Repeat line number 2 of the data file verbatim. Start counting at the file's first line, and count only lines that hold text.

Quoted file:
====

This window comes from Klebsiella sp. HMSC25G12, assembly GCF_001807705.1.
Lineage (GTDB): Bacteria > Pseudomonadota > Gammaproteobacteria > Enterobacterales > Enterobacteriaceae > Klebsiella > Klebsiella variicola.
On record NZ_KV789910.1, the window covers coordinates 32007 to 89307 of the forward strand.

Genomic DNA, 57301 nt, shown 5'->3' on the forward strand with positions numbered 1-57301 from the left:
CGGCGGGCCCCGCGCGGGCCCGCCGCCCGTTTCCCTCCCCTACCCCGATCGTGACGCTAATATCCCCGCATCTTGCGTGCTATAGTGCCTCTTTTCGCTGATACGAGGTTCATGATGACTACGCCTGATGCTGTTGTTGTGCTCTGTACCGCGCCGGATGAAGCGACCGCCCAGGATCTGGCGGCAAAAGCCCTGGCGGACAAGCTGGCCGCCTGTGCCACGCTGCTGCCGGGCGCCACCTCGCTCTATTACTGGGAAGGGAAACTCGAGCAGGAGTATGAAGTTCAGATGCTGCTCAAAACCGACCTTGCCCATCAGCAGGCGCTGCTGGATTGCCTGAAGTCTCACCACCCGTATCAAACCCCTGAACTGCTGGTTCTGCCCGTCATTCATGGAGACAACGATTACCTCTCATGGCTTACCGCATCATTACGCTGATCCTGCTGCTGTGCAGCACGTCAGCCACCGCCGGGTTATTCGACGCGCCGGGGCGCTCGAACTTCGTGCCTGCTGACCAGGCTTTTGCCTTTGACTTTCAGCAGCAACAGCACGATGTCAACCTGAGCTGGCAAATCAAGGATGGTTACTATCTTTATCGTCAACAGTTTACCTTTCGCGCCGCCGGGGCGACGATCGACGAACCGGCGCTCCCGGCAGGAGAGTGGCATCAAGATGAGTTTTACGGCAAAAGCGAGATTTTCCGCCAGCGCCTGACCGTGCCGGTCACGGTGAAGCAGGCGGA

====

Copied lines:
Lineage (GTDB): Bacteria > Pseudomonadota > Gammaproteobacteria > Enterobacterales > Enterobacteriaceae > Klebsiella > Klebsiella variicola.